Vladimir Zhirinovsky’s predictions for the presidential election

With less than a year to go before the presidential election, neither the elites nor voters have any clear impression of who could actually lead Russia after Putin. There are many competing forecasts – and LDPR leader Vladimir Zhirinovsky has a forecast of his own.

Vladimir Zhirinovsky, leader of the Liberal Democratic Party of Russia (LDPR), says he is certain that he will be a candidate in next year’s presidential election. He predicts that other candidates will include the present defense minister, an independent Duma member, and the Communist Party (CPRF) leader.

In a live interview broadcast on Echo of Moscow Radio, Zhirinovsky described an election scenario without any “successors” in the race: “Having a designated successor means something approaching a monarchy. Let’s not insult our people: there can’t be a successor in a democracy.” These broad theoretical considerations may be why Zhirinovsky doesn’t think much of the chances of those who are generally believed to be potential successors.

Zhirinovsky maintains that contrary to current assumptions, the “most realistic” Kremlin-backed candidate won’t be Senior Deputy Prime Minister Sergei Ivanov; it will be Ivanov’s replacement as defense minister, Anatoly Serdyukov: “He has the cleanest and most neutral career record – there’s nothing that could be held against him.” Zhirinovsky says that Ivanov’s KGB background would count against him: “More chekists, more intelligence agents, more siloviki – that’s what people would say.”

Senior Deputy Prime Minister Dmitri Medvedev, the other potential successor, is “rather weak,” according to Zhirinovsky: “He’s still a young man, after all, and he’s handling issues which are never entirely successful – education, health care, agriculture.” These are the “most run-down” areas of activity. “In the Soviet era, being placed in charge of these areas was a dead end for any career,” says Zhirinovsky.

In Zhirinovsky’s view, if the liberal opposition endorses any common presidential candidate, that candidate will be Vladimir Ryzhkov, an independent Duma member. In contrast to Mikhail Kasyanov and Viktor Gerashchenko, Ryzhkov hasn’t yet announced an intention to run for president; but Zhirinovsky maintains that Ryzhkov would have the best chance of consolidating the protest vote: “He has already identified himself as a democrat, and the West thinks very highly of him.”

Zhirinovsky is rather skeptical about the chances of other opposition leaders: “Kasparov is weak – he’s just a chess player. There’s too much dirt on Kasyanov. And Gerashchenko is too old.” Soviet-era dissident Vladimir Bukovsky has also been suggested as a presidential candidate, but Zhirinovsky says: “It won’t work. He’s been an emigre for the past 30 years – he’s probably forgotten how to speak Russian.”

For all his kind words about Ryzhkov, Zhirinovsky adds that a presidential candidate representing the liberal opposition couldn’t get more than 10% of the vote. Therefore, according to Zhirinovsky, the real power-struggle in March 2008 should unfold between “representatives of the Kremlin, the LDPR, and the CPRF.” Modestly, Zhirinovsky predicts: “Here are the three candidates: Serdyukov, Zyuganov, and myself.”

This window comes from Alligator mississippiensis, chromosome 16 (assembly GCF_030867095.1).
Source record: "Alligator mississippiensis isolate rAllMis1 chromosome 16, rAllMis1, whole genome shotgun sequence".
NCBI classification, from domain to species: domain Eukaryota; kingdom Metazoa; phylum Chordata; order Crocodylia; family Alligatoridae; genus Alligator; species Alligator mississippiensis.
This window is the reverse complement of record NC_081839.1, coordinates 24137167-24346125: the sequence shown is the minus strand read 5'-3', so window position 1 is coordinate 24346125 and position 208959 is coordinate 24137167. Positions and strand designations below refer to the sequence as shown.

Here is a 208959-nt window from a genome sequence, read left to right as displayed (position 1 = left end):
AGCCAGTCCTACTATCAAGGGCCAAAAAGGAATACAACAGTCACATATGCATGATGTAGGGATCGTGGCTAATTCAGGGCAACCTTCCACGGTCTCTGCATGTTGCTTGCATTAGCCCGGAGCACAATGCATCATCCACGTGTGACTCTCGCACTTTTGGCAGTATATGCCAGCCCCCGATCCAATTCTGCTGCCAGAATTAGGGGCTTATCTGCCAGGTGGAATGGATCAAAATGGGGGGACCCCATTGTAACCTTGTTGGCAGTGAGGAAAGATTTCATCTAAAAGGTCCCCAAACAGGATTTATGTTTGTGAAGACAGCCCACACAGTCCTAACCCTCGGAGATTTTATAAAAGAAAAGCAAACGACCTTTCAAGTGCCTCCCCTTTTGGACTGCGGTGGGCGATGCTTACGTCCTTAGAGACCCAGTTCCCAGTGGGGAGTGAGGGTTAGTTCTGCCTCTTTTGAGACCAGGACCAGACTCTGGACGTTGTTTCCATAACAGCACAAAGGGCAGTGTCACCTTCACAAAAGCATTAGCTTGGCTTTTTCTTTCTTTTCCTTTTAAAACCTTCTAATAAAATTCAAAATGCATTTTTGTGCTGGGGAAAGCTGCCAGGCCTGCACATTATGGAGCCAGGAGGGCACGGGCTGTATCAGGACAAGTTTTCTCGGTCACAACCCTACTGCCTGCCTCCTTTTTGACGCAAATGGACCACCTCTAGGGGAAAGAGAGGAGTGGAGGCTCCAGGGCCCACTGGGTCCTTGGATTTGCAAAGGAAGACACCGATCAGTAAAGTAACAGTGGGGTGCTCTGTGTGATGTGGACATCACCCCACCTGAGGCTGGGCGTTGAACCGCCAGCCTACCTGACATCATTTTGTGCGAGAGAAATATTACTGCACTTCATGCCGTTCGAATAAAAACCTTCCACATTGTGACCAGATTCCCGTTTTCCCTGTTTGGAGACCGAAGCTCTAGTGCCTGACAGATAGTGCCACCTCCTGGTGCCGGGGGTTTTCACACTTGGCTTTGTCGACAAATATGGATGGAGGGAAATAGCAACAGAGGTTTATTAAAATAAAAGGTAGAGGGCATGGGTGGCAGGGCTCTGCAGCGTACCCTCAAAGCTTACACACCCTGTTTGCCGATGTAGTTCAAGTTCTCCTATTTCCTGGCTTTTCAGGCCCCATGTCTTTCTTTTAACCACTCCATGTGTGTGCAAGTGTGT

But the situation regarding CPRF leader Gennadi Zyuganov isn’t all that obvious. It became clear last week that Just Russia, the party led by Federation Council Speaker Sergei Mironov, will (sooner or later) attempt to claim the electorate comprising the heirs of Lenin and Stalin. “In future, we will create a powerful Russian socialist party including all the left-wing forces,” said Mironov, implying that after taking over the minor leftist parties, Just Russia will try to do the same to the CPRF. However, regardless of how relations develop between Russia’s oldest and newest left-wing parties, Zyuganov is still likely to run for president in 2008. This only supports the analytican significance of Zhirinovsky’s scenario.

Zhirinovsky has one of the longest track records as a presidential candidate: he’s been involved in every presidential campaign since 1991, with the sole exception of 2004, when Oleg Malyshkin served as his stand-in. All the same, the scenario described by Zhirinovsky is both funny and sad. If you think about it, the “Serdyukov, Zyuganov, and myself” configuration – although it might sound like a joke – is actually one of the most probable scenarios.

The first name in this trio might be different, of course. (Some believe in Ivanov’s rising star, some believe in Medvedev, and others are hoping for Vladimir Yakunin, Sergei Chemezov, or Valentina Matviyenko – so why shouldn’t Zhirinovsky back Serdyukov?) Even the Zyuganov-Zhirinovsky tandem might be altered, although the current circumstances make any changes unlikely (but they were replaced by the Kharitonov-Malyshkin tandem in the election of 2004, in order to facilitate a win for Vladimir Putin in the first round of voting).

The funny and sad aspect of the situation is this: with less than a year to go before the presidential election, neither the elites nor voters have any clear impression of who could actually lead Russia after Putin, given that Putin does seem intent on stepping down.

It’s certainly clear that neither Zhirinovsky nor Zyuganov will win the presidential election; and to all appearances, “the Kremlin’s representative” (as Zhirinovsky puts it) is certain to win. But the identity of this mysterious “representative,” and who or what (other than Putin) stands behind him, and what we can expect from him – all this remains top secret.

What’s more, the identity of the Kremlin’s candidate isn’t the only mystery. The same applies to the candidate representing the “dissenter” opposition, which is experiencing similar problems: an acute shortage of moral leadership.